Friday, July 18, 2008

Software Development Meme

I've been tagged by Andrew, in a software development meme that started way back here.

How old were you when you started programming?

I was exactly 13. My parents bought me my first computer for my 13th birthday. It was a second-hand Ohio Scientific Superboard II.

By the way, the Superboard shipped in 1978 as a single circuit board. It had keys mounted on the front and chips mounted on the back. That’s it. No case, no nothing – just one big circuit board with stuff on it. By the time it reached me a few years later, mine had been fitted into a hand-built wooden case, and its memory had been expanded to 16k. (I still have the machine. If anyone knows how to fix a Superboard II that won’t respond to the Break key after power-up, please contact me :-)

How did you get started in programming?

Before my SuperBoard, I’d only seen two other computers. I guess they must have made a big impression on me. I got Mum and Dad to buy me a book on programming in BASIC, and the purchase of the actual computer followed sometime after. I don’t recall how much nagging was involved ;-)

What was your first language?

The Superboard’s version of BASIC, which was apparently "Microsoft 6502 BASIC version 1.0 revision 3.2". In hindsight, I love the fact that it was simple enough for a 13 year-old to learn the whole language. If I recall correctly, there was IF .. THEN, but no ELSE; and GOTO but no GOSUB. Definitely a minimal language. It made me appreciate "real" languages when I finally got to use them.

What was the first real program you wrote?

It was a clone of the first computer program I’d ever seen – a game where you had to steer a tank through a minefield. My version had the randomly-generated minefield, and the tank that was stuck on full-throttle while you steered your way though, but it lacked the system-generated comments that poked fun at your crashes.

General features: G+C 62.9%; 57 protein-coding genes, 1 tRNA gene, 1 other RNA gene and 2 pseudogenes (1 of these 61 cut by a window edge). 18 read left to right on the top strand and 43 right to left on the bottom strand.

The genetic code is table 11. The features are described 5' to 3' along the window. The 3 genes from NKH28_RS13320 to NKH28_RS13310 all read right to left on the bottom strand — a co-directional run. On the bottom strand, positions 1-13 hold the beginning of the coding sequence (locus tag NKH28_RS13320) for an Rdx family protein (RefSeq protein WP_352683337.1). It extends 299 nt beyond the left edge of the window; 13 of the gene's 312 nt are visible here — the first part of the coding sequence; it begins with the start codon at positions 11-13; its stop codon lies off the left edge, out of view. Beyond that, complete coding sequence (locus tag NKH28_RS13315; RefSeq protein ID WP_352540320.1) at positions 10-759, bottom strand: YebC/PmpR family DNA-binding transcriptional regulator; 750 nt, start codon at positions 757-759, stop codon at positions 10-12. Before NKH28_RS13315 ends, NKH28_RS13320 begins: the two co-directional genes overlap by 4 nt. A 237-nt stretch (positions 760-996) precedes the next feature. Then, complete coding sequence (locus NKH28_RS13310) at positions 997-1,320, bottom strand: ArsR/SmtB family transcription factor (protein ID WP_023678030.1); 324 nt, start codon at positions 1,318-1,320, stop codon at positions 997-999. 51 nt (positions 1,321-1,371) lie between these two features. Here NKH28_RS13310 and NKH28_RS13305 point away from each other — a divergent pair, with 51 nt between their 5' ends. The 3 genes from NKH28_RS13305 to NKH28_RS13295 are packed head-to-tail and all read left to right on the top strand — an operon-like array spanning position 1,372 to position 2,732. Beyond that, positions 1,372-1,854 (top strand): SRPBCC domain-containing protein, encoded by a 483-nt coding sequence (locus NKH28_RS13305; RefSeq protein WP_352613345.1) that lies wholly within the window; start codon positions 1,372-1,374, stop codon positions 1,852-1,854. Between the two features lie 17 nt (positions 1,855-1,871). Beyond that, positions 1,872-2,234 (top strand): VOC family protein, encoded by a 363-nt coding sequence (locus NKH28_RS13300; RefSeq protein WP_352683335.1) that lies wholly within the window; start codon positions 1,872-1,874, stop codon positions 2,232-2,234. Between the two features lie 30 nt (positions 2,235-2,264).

What languages have you used since you started programming?

I’ve done serious development in Pascal, Excel 4.0 Macro language, VBA, Ada, PowerBuilder, PL-SQL, Delphi and C#. I’ve dabbled in various others including C++, JavaScript and even VB.NET (although it makes my eyes hurt when I read it ;-)

What was your first professional programming gig?

I did a few small jobs in BASIC and Excel when I was a student, but my first really serious job was in PowerBuilder for an IT consultancy. PowerBuilder’s (in)famous DataWindow really was a fast way to get things done. It set the bar for productivity, and it's only now in 2008 that I feel like we've replicated that speed in .NET - thanks to a good ORM and our in-house framework. (And we get a proper domain model with layering, which we never had in PB!)

If you knew then what you know now, would you have started programming?


If there is one thing you learned along the way that you would tell new developers, what would it be?

I might tell them that it’s not about technology, it’s really about people – but I don’t think they’d believe me.

So instead I’d tell them to read How to be a Programmer.

What’s the most fun you’ve ever had... programming?

I’ve particularly enjoyed my old Superboard; writing (most of) a compiler at university; doing some funky stuff with COM in Delphi; and releasing a couple of open source projects.

But the thing I look back on most fondly is a .NET project at Optimation. The highlight wasn’t the technology, which was interesting but not amazing; the highlight was the project as a whole. We had great collaboration with the customer, very much "one team" with great dialogue and innovation, and together we exceeded expectations instead of merely meeting requirements.

Over to you


Tuesday, July 15, 2008


Here is my long-promised near-POCO solution for LINQ to SQL.

As planned, it is deliberately not 100% pure POCO, but it does implement these key goals:
  1. Entity classes are simple enough to be hand-written (no need to generate them with SQL Metal or VS 2008)
  2. Mapping is easy (no need to manually map every property via attributes or external XML)
  3. Lazy-loading works
  4. Bi-directional relationships work (update one end, and the other is synchronized automatically)